REM Books Considered in 2050 Blue Pacific Strategy

The Pacific Islands Forum ‘Officials Subcommittee on the 2050 Strategy for a Blue Pacific Continent’ will use information from three publications of the Pacific Theological College.

The publications are on Reweaving the Ecological Mat (REM) call for a development in the Pacific Islands region that promote fullness of life and not pure capitalism.

They are an output of the REM project coordinated by the Institute for Mission and Research of the Pacific Theological College.

They are; ‘Reweaving the Ecological Mat Framework: Toward an Ecological Framework for Development,’ and ‘Ecological Economic Accounts: Towards Intemerate Values’ and ‘From the Deep: Pasifiki Voices for a New Story.

PTC Principal Rev. Professor Dr Upolu Va’ai handed them over to over to the Officials Subcommittee developing the 2050 Blue Pacific Strategy on October 22.

The 2050 Blue Pacific Strategy is a regional strategy for protecting and securing Pacific people’s, places and prospects.

Mr Esala Nayasi, the Sub-Committee’s Co-Chairperson and Deputy Permanent Secretary for Fiji’s Ministry of Foreign Affairs, received the publications.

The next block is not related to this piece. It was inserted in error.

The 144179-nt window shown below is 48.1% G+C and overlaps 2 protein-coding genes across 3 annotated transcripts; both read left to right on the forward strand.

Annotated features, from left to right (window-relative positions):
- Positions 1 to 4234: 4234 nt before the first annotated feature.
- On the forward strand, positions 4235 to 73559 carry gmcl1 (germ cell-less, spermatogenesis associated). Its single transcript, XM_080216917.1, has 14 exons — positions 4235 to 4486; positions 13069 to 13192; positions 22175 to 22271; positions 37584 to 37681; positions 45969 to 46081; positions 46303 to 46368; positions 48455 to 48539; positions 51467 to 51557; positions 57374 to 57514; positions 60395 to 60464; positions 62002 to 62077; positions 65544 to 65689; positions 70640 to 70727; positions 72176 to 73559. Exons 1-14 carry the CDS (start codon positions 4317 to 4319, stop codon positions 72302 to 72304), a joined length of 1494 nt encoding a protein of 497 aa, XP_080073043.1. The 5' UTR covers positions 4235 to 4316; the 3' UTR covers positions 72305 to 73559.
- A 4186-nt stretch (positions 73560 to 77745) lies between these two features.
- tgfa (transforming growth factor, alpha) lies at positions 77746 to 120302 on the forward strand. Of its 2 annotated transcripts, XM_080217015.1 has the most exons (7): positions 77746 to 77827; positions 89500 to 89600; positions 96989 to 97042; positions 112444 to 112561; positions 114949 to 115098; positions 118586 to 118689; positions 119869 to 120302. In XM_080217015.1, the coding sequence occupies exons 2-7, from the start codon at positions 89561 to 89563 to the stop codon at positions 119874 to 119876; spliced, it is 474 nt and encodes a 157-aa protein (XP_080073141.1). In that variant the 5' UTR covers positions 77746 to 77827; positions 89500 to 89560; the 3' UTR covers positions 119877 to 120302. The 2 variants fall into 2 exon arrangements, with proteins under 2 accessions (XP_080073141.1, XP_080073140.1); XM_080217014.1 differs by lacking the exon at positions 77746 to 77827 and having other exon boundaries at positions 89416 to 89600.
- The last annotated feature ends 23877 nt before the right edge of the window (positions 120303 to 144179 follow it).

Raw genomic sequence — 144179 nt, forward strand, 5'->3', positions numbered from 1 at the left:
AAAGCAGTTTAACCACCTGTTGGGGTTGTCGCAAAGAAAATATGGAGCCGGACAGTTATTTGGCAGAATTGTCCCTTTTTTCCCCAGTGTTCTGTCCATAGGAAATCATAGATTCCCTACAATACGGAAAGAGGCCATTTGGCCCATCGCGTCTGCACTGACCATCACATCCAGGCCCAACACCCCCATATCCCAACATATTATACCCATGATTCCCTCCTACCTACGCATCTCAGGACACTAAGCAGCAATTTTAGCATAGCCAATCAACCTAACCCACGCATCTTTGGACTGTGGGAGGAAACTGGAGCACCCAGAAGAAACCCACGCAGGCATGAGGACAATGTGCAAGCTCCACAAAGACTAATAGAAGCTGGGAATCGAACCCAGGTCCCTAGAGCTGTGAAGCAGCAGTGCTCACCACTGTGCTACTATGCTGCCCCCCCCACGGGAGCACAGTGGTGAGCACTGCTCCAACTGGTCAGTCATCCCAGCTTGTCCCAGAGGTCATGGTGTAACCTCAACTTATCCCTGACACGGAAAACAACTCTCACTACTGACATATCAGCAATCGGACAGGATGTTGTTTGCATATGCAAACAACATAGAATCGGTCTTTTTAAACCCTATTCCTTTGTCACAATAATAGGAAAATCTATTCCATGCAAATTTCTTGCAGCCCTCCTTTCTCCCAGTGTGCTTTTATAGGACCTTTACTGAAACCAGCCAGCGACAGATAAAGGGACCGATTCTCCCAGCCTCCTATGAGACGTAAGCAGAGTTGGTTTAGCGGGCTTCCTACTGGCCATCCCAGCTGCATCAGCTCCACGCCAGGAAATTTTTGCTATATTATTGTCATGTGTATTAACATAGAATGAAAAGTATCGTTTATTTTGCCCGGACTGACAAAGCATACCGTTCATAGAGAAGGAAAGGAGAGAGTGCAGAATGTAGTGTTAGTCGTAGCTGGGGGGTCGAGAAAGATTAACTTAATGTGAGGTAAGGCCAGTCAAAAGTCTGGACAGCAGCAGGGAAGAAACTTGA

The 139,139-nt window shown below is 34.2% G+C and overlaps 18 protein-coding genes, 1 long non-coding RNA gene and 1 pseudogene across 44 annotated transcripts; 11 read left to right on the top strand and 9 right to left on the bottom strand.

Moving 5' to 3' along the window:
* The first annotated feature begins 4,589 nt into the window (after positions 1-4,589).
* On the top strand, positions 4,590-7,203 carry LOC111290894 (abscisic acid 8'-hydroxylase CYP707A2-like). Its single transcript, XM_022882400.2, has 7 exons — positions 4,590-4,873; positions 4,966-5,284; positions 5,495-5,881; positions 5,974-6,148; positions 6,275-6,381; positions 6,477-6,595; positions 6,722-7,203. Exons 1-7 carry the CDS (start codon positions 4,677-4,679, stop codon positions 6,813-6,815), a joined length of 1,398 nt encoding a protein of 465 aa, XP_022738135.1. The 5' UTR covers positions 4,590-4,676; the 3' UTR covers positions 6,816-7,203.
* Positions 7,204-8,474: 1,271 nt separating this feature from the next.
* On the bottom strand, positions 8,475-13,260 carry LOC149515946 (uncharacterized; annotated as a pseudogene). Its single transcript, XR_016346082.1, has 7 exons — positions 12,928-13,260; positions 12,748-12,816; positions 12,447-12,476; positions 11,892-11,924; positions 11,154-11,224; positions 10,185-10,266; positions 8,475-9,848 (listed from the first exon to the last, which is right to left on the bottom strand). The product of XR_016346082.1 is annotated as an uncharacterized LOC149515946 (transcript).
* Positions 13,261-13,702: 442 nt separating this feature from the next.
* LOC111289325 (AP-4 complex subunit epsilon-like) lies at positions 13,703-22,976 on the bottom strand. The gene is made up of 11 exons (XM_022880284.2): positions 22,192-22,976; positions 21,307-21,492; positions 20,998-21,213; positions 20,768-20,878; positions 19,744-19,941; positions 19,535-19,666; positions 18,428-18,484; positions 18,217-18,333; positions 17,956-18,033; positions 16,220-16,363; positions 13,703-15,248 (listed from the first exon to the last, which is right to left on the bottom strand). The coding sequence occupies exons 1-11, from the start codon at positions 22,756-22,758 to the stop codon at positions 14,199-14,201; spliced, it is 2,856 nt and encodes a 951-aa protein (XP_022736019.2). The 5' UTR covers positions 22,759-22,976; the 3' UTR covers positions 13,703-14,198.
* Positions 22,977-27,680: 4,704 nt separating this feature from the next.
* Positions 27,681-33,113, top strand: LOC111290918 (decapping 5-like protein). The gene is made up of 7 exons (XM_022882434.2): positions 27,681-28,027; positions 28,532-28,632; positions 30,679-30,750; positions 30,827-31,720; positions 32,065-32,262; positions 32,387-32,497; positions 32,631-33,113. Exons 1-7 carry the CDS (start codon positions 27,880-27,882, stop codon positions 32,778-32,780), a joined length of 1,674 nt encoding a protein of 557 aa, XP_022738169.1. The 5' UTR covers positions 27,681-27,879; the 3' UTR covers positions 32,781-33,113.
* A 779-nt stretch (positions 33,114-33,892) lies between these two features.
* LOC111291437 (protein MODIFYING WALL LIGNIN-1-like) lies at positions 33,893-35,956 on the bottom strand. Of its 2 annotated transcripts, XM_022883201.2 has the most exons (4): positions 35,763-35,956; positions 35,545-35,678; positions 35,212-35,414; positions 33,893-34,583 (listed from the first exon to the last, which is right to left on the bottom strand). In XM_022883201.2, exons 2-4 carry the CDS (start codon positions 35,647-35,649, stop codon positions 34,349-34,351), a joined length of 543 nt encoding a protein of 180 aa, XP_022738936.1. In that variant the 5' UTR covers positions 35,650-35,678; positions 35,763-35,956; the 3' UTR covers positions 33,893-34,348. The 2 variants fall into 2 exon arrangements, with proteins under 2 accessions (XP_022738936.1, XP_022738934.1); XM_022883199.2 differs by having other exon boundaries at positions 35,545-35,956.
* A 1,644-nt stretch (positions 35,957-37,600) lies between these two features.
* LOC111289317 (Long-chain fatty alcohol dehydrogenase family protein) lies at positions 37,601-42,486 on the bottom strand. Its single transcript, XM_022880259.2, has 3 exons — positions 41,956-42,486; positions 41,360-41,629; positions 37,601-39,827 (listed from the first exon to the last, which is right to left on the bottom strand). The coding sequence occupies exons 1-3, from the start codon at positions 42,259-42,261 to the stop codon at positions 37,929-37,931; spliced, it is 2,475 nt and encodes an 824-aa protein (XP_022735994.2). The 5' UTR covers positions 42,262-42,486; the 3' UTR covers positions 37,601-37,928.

‘The publications share holistic approaches that inform and can be applied in the 2050 Blue Pacific Strategy,’ he said.

PIFS Secretary General Dame Meg Taylor applauded the REM team for sharing the publications instead of wasting them on bookshelves.

Mr Nayasi said the sub-committee will digest the information shared in the books and consult the REM team on how best to apply them.

Rev. Professor Vaai told the Sub-Committee that the REM initiative was created to respond to the concern of church leaders about several things.
1. The debilitating state of health of people and their wellbeing 2. The decline of biodiversity 3. Deterioration of regional relations due to the loss of multilateralism 4. Increasing fractures in social relationships, e.g. domestic violence, the decline in the mental and physical health of people.

He added the REM Initiative researched and produced a Household Framework for development. The framework’s foundations include culture and traditions, Pacific philosophies, spirituality and religious values. As well as Pacific people’s measures of health and wellbeing. It is a homegrown initiative that highlights the important things that matter to Pacific people.